In essence; Bill Arkle’s world is one of meaning and purpose, a world of experiences and learning (he often terms Life a ‘university’); and ultimately one underpinned by that unselfish loving affection we may know from our glimpses of ideal family living in which parents nurture and sustain the individuality, growth and freedom of each of their children. Each child is encouraged to grow-up, if and when ready to do so; and despite that the process necessarily entails suffering and loneliness; because the objective is an adult, autonomous child who voluntarily chooses to becomes a friend, colleague and collaborator in the endlessly creative work of reality. This is a partial-microcosm of Arkle’s Heaven – a dynamic world of evolution of absolutely-unique individuals, cohering by pure love.
Arkle’s friends have told me that the most characteristic and complete expression of his vision was to be found in semi-improvised multi-media presentations of visual, verbal and musical material. I have been studying Arkle’s writings and pictures intensely for the past five years; and find them an inexhaustible source of insight and encouragement. But until now, I have not heard any of his music.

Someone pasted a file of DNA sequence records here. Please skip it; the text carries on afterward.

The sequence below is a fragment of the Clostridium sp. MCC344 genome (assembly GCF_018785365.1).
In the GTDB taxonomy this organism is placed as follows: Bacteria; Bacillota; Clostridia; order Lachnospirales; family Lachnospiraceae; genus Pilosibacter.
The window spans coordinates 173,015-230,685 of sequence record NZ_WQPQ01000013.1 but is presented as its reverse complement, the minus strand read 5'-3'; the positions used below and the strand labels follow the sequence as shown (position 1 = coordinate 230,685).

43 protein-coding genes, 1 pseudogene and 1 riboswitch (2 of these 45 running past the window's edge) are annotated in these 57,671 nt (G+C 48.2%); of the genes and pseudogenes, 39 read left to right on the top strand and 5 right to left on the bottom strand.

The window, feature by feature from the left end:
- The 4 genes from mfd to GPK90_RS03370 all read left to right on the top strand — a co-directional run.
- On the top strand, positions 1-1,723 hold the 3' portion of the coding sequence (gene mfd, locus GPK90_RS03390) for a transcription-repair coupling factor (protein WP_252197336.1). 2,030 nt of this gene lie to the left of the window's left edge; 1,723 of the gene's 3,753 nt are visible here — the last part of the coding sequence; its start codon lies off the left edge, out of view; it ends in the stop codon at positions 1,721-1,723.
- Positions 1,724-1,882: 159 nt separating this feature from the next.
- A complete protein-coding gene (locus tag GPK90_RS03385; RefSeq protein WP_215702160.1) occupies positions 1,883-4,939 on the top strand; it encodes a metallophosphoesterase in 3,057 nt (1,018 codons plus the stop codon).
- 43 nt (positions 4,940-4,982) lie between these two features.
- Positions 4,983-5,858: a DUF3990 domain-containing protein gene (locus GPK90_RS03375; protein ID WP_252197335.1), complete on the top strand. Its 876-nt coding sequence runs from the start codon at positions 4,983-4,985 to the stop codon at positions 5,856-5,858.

This reissue of The Music of William Arkle, from the era of his collaboration with The Enid, is therefore very welcome to me; as rounding-out a more complete picture of this multi-faceted and inspiring man.